The condemned office building at Kus-kus-sum, formerly Field’s Sawmill, is coming down this week. Comox Valley Project Watershed Society, with funding from the Fish and Wildlife Compensation Program, is leading the work.

 “This moment has been years in the making.” says Dan Bowen, Project Watershed Technical Director. Project Watershed, in partnership with the City of Courtenay and the K’ómoks First Nation, began fundraising for the purchase and restoration of the property in 2017. With assistance from the community, funding organisations and the Province of British Columbia the site was secured at the end of November 2020.

 Dig-Dug Mini Bobcat & Excavating Service, working with B&D Containers Ltd., began the demolition Monday and plan to have the building fully removed by the end of the week. The site is an active construction zone. Motorists are asked to refrain from pulling over to watch the process, especially on the Kus-kus-sum side of the road.

 Removing the building is the precursor to the major demolition work that will occur over the summer to remove the 8.3 acres of concrete that covers the site. Soils and other materials will be transported off the site in preparation of regrading it to natural streamside elevations. Waterways will be created on the site and native vegetation will be planted. “Eventually, we see the site blending into the adjacent natural area, Hollyhock flats.” reports Jennifer Sutherst, Project Watershed Senior Staff Biologist.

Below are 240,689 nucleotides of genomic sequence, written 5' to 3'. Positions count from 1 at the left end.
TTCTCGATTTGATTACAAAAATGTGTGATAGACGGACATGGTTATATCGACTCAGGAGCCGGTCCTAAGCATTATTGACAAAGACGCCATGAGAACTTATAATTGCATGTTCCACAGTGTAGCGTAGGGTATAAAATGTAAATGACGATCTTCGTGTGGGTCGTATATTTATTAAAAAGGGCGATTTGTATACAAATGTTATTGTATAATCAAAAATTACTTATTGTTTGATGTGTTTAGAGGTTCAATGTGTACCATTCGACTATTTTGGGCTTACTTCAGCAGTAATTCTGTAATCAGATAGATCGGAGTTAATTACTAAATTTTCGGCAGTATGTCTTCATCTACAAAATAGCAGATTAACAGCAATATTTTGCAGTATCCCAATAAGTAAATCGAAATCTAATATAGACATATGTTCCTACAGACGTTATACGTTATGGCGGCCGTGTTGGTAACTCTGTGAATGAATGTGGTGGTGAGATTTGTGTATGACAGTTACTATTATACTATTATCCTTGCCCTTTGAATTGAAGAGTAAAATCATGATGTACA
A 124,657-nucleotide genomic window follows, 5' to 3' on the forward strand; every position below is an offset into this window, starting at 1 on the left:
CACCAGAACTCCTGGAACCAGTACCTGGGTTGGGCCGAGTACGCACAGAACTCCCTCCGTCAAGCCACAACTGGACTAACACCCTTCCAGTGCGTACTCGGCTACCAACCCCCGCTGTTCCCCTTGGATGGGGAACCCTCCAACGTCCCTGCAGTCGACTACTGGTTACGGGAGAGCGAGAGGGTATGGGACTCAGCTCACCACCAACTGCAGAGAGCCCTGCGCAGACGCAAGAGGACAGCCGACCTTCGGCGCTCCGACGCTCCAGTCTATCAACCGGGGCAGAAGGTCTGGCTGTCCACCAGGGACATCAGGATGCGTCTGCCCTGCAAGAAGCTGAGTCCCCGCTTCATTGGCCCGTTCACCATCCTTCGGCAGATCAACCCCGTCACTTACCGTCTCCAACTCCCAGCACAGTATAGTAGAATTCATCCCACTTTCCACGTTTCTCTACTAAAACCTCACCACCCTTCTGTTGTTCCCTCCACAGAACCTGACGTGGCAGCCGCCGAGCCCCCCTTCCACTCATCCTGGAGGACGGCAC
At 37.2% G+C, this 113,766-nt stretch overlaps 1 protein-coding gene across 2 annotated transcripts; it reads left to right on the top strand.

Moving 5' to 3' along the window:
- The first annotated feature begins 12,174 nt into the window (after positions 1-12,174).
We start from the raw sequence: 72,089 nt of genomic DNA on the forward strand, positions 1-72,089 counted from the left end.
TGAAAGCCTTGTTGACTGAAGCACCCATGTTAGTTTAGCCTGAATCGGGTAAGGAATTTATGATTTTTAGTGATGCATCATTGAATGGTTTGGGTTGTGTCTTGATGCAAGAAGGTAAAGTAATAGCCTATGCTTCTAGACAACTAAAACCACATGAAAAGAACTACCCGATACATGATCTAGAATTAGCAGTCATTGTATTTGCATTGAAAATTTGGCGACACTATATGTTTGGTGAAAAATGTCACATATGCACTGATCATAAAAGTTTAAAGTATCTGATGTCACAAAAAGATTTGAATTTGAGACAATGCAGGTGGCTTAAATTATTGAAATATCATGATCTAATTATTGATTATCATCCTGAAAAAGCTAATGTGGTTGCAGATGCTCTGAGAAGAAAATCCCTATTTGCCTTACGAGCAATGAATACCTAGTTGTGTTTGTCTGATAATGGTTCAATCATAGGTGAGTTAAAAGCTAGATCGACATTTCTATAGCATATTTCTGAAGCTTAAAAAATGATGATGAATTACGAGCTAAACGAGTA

The restoration work will occur over the next 2 -4 four years, depending on the availability of funds to support it. To contribute to the restoration or to find out more visit

 Comox Valley Project Watershed Society is a registered non-profit environmental society with Canadian charitable tax status focused on sensitive habitat stewardship. They manage research, restoration, assessment, protection and awareness raising projects in the Comox Valley including the K’ómoks Estuary. While restoring Kus-kus-sum to natural habitat is their most ambitious project, it is not their only one. Find out more at  

 For more information, contact the Project Watershed office (250 703-2871).

Caitlin Pierzchalski

Media Contact, Project Watershed